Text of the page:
The best hires will be well versed in digital communications and will already be equipped to do the job. Although there may be an element of training involved with in-house software or processes, you should not have to question if your remote colleagues can access shared files on Google Drive or make a video call due to lack of technical knowledge.

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4. Know what you want but be prepared to compromise

You may have an in-house function that knows what it wants and how it needs to achieve its goals. But this function might be so rammed with other, higher-priority work that the only choice is to outsource.

Remember, when selecting outsourcing partners, they will often have their own agenda and will typically only choose to take on projects with companies that are the right fit for them. A business that is searching for a unicorn may end up with a donkey with a traffic cone on its head if they’re not prepared to compromise on the requirements demanded by contract workers.

5. Consider the hiring location

The beauty of living in such a remarkable and diverse world is that freelancers/contractors can work from almost anywhere. And, although only hiring from within your own geography can restrict the diversity of your talent pool, it’s important to consider the location, communication, and outsourcing budget of your business. For example, for software development outsourcing you will find quite a few locations around the world that are renowned for their reputation and quality.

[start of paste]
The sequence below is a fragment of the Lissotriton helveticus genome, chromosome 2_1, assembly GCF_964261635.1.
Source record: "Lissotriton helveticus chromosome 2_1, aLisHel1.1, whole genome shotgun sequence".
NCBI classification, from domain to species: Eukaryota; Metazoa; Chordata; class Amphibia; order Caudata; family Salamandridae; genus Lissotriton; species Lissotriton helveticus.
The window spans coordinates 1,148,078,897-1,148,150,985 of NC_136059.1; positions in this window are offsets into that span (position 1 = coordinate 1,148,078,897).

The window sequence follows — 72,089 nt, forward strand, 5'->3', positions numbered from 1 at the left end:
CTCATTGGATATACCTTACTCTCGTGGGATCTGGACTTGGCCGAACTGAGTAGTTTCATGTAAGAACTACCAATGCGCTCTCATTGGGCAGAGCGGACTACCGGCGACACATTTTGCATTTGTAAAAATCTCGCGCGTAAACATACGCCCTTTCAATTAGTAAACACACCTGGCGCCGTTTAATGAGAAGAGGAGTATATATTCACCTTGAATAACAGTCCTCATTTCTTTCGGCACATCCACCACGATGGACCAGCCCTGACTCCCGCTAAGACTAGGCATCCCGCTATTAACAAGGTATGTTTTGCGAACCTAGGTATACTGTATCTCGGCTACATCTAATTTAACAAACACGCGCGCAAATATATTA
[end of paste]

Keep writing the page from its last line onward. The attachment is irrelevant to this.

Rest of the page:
Consider Insourcing

Key questions to ask when outsourcing to talent from overseas before you hire:

  • How will they communicate with your business and vice versa?
  • What is the time difference and how will that be managed internally?
  • What standard of required language (written and verbal) is needed from your outsourcing partner?
  • Do they live in a country with stable technology?
  • How will security issues be managed and monitored?

6. Create a healthy outsourcing culture

Remote workers can go by many different names: advisors, freelancers, contractors, giggers. However, they all have one thing in common; flexibility is often essential for those who choose to work in this way.

Therefore, to work successfully with outsourced teams or individuals, it’s crucial to maintain the integrity of their career choice. This means that whilst deadlines are important, micromanaging is seriously off-limits. Although outsourcing partners must absolutely be held accountable for the quality and on-time delivery of their work, they cannot be held to the same level of accountability as full-time employees.

A great outsourcing culture moves beyond bean bags and free fruit Fridays. It means inspiring teams to align with the company vision, providing the right tools and technology, and building a virtual environment where everyone can share success.

7. Pay attention to onboarding

Not onboarding your new outsourcing partners effectively is a bit like chucking a smoke grenade into a fog and running away as quickly as possible.

The onboarding process is essential if you hope to build any sort of long-term relationship. Make sure that your outsourcing partners have everything they need to do their job well, such as:

  • Contact information for all necessary key people in the business.
  • Systems login information.
  • Brand guidelines and brand books.
  • Access to team communication and team management tools.

Set out your expectations as clearly as possible from day one. Freelancers and contractors thrive on building lasting and profitable relationships, so give them what they want right from the start, and they’ll remain loyal to you forever.